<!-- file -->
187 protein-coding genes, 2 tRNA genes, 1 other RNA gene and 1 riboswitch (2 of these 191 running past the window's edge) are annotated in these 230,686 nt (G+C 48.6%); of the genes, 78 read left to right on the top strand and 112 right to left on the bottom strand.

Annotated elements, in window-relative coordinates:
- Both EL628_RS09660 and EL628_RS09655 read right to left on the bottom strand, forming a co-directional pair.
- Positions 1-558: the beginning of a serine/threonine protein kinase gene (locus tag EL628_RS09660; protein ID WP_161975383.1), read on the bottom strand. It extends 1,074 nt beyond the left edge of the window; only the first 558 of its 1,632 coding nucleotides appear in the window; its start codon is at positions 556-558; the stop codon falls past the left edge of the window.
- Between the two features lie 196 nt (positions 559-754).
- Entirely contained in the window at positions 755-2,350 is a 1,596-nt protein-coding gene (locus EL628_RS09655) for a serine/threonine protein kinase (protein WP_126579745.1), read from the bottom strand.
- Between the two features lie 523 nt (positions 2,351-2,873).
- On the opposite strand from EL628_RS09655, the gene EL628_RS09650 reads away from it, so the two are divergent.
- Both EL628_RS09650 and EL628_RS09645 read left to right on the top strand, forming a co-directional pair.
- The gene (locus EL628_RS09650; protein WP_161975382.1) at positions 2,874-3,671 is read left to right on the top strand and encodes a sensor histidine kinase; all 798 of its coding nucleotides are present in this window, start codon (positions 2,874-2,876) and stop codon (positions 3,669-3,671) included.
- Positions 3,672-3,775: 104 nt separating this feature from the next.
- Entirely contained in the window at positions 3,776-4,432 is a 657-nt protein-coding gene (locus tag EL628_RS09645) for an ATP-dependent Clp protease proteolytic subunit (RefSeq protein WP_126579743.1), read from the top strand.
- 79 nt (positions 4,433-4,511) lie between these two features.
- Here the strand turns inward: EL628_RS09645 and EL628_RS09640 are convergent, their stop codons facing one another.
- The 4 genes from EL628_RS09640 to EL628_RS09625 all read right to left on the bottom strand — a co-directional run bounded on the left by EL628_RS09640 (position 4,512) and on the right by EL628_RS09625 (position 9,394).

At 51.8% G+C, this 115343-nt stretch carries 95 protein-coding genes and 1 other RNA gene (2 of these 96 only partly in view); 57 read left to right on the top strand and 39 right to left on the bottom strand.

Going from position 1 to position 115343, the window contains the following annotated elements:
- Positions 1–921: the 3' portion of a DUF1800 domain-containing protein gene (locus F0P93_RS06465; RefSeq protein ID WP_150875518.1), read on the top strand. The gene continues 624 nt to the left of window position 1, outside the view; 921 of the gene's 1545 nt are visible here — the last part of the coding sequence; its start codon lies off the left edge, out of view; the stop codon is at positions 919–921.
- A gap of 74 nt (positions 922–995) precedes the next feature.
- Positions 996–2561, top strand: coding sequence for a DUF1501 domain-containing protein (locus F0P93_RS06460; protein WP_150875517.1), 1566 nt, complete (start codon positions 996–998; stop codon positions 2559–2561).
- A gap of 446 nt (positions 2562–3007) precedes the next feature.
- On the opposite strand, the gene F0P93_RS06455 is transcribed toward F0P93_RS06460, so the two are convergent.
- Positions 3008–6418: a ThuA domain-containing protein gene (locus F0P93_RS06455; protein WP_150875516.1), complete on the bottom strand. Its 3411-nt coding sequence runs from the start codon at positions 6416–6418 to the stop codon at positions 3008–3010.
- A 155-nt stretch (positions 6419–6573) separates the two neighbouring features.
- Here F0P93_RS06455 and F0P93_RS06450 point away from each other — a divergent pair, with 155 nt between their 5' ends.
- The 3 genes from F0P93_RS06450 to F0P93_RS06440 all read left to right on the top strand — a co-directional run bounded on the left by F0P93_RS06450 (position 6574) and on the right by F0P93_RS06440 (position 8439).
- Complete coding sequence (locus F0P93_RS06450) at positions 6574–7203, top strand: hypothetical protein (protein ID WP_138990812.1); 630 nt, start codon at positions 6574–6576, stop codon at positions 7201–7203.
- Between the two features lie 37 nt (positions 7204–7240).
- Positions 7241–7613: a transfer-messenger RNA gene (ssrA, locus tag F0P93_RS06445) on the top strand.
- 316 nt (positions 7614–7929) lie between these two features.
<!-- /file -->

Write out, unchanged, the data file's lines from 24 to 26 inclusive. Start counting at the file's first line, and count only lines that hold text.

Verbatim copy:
- A 155-nt stretch (positions 6419–6573) separates the two neighbouring features.
- Here F0P93_RS06455 and F0P93_RS06450 point away from each other — a divergent pair, with 155 nt between their 5' ends.
- The 3 genes from F0P93_RS06450 to F0P93_RS06440 all read left to right on the top strand — a co-directional run bounded on the left by F0P93_RS06450 (position 6574) and on the right by F0P93_RS06440 (position 8439).